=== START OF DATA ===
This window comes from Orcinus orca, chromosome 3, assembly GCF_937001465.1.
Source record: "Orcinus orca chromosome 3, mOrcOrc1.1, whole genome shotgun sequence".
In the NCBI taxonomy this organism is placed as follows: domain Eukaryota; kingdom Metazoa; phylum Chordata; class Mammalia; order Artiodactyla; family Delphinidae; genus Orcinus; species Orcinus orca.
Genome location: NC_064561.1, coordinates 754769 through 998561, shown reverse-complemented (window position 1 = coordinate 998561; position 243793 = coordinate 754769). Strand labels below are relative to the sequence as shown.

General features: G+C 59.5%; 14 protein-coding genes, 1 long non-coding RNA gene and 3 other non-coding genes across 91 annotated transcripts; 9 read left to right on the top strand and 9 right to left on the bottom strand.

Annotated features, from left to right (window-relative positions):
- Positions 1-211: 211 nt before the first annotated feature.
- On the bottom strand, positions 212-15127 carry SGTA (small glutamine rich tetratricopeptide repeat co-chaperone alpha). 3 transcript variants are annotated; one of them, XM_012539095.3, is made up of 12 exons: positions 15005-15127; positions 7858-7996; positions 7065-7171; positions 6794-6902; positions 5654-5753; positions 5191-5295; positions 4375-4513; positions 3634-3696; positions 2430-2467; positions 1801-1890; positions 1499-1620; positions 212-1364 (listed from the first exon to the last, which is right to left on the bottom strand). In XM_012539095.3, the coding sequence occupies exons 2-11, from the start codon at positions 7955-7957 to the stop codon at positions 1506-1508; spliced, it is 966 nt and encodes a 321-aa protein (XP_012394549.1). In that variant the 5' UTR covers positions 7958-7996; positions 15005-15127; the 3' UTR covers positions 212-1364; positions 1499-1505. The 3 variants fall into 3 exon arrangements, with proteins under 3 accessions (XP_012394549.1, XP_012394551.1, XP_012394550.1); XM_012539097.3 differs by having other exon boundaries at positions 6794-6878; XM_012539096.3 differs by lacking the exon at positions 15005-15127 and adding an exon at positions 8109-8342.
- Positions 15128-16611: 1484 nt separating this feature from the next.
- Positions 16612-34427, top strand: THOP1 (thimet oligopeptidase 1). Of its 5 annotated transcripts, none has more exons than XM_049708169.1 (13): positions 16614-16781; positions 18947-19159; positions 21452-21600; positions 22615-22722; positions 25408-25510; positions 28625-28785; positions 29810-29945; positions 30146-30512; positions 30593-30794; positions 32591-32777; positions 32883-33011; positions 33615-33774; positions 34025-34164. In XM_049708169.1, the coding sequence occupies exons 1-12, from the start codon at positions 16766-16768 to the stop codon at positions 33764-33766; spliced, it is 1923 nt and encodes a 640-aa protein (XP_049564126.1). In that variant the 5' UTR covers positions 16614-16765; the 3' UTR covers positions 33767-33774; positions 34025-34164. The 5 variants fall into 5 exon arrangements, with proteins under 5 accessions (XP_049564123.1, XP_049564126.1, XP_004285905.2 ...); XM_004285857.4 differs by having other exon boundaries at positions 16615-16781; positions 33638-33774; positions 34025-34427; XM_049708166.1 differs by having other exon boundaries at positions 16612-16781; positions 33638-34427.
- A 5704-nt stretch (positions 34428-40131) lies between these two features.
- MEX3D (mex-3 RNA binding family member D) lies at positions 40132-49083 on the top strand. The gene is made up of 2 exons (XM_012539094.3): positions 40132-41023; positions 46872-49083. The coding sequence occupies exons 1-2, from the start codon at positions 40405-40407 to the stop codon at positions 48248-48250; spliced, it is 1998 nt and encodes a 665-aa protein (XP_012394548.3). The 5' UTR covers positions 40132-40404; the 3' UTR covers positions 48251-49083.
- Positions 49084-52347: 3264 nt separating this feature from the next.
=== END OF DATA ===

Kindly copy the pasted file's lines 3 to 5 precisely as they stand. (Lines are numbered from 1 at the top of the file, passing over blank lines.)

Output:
In the NCBI taxonomy this organism is placed as follows: domain Eukaryota; kingdom Metazoa; phylum Chordata; class Mammalia; order Artiodactyla; family Delphinidae; genus Orcinus; species Orcinus orca.
Genome location: NC_064561.1, coordinates 754769 through 998561, shown reverse-complemented (window position 1 = coordinate 998561; position 243793 = coordinate 754769). Strand labels below are relative to the sequence as shown.

General features: G+C 59.5%; 14 protein-coding genes, 1 long non-coding RNA gene and 3 other non-coding genes across 91 annotated transcripts; 9 read left to right on the top strand and 9 right to left on the bottom strand.